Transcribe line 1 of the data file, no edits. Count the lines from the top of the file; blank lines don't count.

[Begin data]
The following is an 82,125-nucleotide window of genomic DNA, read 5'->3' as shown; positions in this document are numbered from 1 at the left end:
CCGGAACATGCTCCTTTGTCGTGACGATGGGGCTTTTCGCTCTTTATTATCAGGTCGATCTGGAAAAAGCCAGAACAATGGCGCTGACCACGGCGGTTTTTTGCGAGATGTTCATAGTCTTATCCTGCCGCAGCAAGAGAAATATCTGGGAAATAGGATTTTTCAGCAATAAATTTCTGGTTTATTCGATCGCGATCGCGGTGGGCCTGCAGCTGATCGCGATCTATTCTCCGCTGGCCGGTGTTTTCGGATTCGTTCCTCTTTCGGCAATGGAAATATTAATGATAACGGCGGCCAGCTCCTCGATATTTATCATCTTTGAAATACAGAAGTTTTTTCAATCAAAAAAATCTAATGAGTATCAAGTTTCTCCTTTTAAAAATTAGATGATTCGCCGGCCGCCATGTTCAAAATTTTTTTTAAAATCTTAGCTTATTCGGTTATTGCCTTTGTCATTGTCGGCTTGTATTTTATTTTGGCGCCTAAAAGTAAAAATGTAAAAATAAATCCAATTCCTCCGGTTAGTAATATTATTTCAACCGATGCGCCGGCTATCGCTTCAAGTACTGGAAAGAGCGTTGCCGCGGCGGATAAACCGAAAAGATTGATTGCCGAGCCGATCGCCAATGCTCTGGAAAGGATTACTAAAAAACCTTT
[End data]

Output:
The following is an 82,125-nucleotide window of genomic DNA, read 5'->3' as shown; positions in this document are numbered from 1 at the left end: